1001 COMMISSIONER STEPHEN GOUDGE: Sure. We 2 will break, then, for fifteen (15) minutes. 3 4 --- Upon recessing at 11:47 a.m. 5 --- Upon resuming at 12:08 p.m. 6 7 THE REGISTRAR: All rise. Please be 8 seated. 9 COMMISSIONER STEPHEN GOUDGE: Mr. 10 Sandler...? 11 MR. MARK SANDLER: Commissioner, when I 12 proposed we started a half an hour late today, why don't 13 we go, I'd suggest, to lunch at the normal time and I'll 14 continue on after lunch, and if it means we have to go a 15 little bit later at the end of the day, I trust that that 16 works for you. 17 COMMISSIONER STEPHEN GOUDGE: That's 18 fine. Yes, I think that's the sensible way to do it. 19 20 CONTINUED BY MR. MARK SANDLER: 21 MR. MARK SANDLER: All right. Inspector 22 Begbie, if I can turn to you now and ask you some 23 questions in connection with the Sharon case, and you've 24 indicated right at the outset of today's proceedings that 25 you were one (1) of the investigating officers in
1011 relation to that homicide case, is that right? 2 MR. BRIAN BEGBIE: I -- I was. 3 MR. MARK SANDLER: All right. And let me 4 just ask you generally, do -- do the Kingston Police 5 generally have involvement in pediatric forensic death 6 cases or is that very much the exception? 7 MR. BRIAN BEGBIE: Thankfully, we don't 8 get very many and haven't had very many, but if they 9 occurred in our jurisdiction, we would do them, 10 obviously. 11 MR. MARK SANDLER: All right. And can 12 you tell me, prior to this case, had you attended 13 autopsies as -- as whether in an adult or pediatric death 14 investigation? 15 MR. BRIAN BEGBIE: Yes, both. 16 MR. MARK SANDLER: And over in the -- 17 over the years, have you attended a number of autopsies? 18 MR. BRIAN BEGBIE: A number. 19 MR. MARK SANDLER: All right. And to 20 your knowledge, Detective Sergeant Bird, who was the case 21 manager on this file, has attended many autopsies over 22 the years, as I understand it. 23 MR. BRIAN BEGBIE: Many more than I, yes. 24 MR. MARK SANDLER: Okay. And what I do 25 want to ask you, systemically, is -- is the kind of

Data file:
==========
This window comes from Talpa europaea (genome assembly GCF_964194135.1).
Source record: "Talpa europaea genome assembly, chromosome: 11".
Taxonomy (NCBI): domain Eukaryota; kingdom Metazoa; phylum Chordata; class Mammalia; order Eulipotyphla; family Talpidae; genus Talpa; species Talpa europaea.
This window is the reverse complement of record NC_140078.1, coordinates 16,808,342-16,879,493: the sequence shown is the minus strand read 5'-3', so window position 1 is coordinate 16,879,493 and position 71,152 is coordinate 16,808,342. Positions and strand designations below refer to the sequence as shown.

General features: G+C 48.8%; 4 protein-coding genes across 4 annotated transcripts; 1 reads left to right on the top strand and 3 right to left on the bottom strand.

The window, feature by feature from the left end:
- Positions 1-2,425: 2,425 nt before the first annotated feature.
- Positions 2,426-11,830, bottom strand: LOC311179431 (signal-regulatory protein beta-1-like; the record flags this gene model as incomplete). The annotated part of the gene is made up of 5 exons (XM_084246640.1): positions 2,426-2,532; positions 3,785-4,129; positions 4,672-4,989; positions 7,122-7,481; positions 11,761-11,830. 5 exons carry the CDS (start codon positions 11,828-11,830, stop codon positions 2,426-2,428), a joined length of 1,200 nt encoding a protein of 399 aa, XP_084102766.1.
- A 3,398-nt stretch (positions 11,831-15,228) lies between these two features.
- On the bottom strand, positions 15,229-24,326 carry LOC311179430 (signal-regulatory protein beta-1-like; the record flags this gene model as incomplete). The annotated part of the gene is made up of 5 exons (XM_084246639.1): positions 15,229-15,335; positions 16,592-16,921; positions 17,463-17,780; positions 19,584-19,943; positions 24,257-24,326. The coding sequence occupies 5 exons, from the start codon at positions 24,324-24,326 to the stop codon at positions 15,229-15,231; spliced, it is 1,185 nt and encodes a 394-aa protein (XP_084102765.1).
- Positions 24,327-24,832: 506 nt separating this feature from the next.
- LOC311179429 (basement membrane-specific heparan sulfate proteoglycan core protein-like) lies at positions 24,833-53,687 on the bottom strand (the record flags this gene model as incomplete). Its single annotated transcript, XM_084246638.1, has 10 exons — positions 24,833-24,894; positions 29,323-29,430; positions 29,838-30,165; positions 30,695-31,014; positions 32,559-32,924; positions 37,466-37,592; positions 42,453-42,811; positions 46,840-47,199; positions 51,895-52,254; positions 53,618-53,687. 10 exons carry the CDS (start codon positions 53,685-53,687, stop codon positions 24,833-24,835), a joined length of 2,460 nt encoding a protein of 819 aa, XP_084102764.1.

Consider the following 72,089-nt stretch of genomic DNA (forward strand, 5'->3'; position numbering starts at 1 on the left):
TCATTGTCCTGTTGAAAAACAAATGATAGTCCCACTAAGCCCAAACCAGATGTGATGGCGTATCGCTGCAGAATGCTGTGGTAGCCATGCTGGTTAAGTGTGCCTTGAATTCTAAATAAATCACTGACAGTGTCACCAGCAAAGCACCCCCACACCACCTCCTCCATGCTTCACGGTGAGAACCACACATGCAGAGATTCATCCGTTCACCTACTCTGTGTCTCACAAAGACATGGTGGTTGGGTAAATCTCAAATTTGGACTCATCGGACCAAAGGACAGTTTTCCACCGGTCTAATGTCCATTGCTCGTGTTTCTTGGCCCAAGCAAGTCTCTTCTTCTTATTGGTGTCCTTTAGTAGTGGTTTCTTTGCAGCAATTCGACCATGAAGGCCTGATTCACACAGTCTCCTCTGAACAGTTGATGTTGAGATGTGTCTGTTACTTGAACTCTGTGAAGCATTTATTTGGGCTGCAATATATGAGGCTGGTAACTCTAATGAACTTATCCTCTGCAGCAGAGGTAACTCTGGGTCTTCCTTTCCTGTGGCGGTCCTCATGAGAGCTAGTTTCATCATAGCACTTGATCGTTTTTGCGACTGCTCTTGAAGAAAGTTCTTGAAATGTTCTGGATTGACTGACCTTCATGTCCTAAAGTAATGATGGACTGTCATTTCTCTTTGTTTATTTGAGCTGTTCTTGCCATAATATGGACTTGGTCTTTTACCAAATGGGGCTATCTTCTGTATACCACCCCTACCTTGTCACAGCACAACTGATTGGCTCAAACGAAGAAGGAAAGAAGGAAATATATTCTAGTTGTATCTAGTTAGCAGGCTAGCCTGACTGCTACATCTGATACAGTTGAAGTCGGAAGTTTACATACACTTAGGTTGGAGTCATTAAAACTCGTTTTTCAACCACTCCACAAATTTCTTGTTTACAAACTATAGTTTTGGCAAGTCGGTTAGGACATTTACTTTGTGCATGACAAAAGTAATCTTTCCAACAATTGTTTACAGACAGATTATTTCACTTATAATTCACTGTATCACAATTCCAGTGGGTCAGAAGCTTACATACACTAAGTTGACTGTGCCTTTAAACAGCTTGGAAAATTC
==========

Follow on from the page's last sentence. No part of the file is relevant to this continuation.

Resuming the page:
1021 information that should be communicated, in your view, to 2 the forensic pathologist, and I'll tell you what I'm 3 thinking about. 4 In -- in the Sharon case, we know that the 5 police had accumulated information that I'm going to ask 6 you about a little bit later, about the mother's 7 involvement with Children's Aid proceedings, for example, 8 right? 9 MR. BRIAN BEGBIE: Sorry? 10 MR. MARK SANDLER: That the police, in 11 the course of your investigation, had accumulated 12 information about CAS proceedings and -- and the like? 13 MR. BRIAN BEGBIE: Sorry, yes. Correct. 14 MR. MARK SANDLER: Right? 15 MR. BRIAN BEGBIE: Correct. 16 MR. MARK SANDLER: And -- and as well, 17 the -- the police had accumulated information that -- 18 that was relied upon as inculpatory, or arguably 19 inculpatory statements from -- from Sharon's mother, am I 20 right? 21 MR. BRIAN BEGBIE: Yes, correct. 22 MR. MARK SANDLER: This is what I want to 23 ask you: When presenting to the forensic pathologist, in 24 your view, how much of that information should be 25 communicated by the police?